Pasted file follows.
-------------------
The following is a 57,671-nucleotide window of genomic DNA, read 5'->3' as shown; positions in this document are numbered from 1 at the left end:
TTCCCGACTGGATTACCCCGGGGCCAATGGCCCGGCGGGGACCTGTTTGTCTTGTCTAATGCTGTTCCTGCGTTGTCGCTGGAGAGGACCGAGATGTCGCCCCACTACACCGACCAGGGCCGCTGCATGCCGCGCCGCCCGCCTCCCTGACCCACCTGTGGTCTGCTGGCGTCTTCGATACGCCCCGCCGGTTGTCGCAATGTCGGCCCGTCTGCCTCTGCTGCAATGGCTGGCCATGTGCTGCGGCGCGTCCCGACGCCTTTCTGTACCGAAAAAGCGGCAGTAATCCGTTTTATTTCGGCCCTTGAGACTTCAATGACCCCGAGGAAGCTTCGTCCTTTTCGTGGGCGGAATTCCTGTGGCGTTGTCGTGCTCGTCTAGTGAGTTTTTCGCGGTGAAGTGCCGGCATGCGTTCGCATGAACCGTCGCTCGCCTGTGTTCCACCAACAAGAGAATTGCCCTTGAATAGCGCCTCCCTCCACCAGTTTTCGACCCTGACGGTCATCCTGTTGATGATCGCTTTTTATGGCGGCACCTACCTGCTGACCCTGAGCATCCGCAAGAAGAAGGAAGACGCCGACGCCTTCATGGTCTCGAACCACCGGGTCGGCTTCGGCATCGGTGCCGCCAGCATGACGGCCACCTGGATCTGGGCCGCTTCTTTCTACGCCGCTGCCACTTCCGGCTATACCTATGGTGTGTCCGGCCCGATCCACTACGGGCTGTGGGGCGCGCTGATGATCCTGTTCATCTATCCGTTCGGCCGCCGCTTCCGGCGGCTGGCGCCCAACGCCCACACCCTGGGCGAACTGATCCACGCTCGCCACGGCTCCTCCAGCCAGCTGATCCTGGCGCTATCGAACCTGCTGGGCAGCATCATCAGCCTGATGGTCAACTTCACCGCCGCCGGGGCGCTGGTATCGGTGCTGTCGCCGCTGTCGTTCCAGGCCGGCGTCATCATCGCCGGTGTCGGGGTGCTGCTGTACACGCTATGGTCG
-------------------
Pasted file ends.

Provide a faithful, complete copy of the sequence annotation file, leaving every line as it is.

The following is a 57,671-nucleotide window of genomic DNA, read 5'->3' as shown; positions in this document are numbered from 1 at the left end:
TTCCCGACTGGATTACCCCGGGGCCAATGGCCCGGCGGGGACCTGTTTGTCTTGTCTAATGCTGTTCCTGCGTTGTCGCTGGAGAGGACCGAGATGTCGCCCCACTACACCGACCAGGGCCGCTGCATGCCGCGCCGCCCGCCTCCCTGACCCACCTGTGGTCTGCTGGCGTCTTCGATACGCCCCGCCGGTTGTCGCAATGTCGGCCCGTCTGCCTCTGCTGCAATGGCTGGCCATGTGCTGCGGCGCGTCCCGACGCCTTTCTGTACCGAAAAAGCGGCAGTAATCCGTTTTATTTCGGCCCTTGAGACTTCAATGACCCCGAGGAAGCTTCGTCCTTTTCGTGGGCGGAATTCCTGTGGCGTTGTCGTGCTCGTCTAGTGAGTTTTTCGCGGTGAAGTGCCGGCATGCGTTCGCATGAACCGTCGCTCGCCTGTGTTCCACCAACAAGAGAATTGCCCTTGAATAGCGCCTCCCTCCACCAGTTTTCGACCCTGACGGTCATCCTGTTGATGATCGCTTTTTATGGCGGCACCTACCTGCTGACCCTGAGCATCCGCAAGAAGAAGGAAGACGCCGACGCCTTCATGGTCTCGAACCACCGGGTCGGCTTCGGCATCGGTGCCGCCAGCATGACGGCCACCTGGATCTGGGCCGCTTCTTTCTACGCCGCTGCCACTTCCGGCTATACCTATGGTGTGTCCGGCCCGATCCACTACGGGCTGTGGGGCGCGCTGATGATCCTGTTCATCTATCCGTTCGGCCGCCGCTTCCGGCGGCTGGCGCCCAACGCCCACACCCTGGGCGAACTGATCCACGCTCGCCACGGCTCCTCCAGCCAGCTGATCCTGGCGCTATCGAACCTGCTGGGCAGCATCATCAGCCTGATGGTCAACTTCACCGCCGCCGGGGCGCTGGTATCGGTGCTGTCGCCGCTGTCGTTCCAGGCCGGCGTCATCATCGCCGGTGTCGGGGTGCTGCTGTACACGCTATGGTCG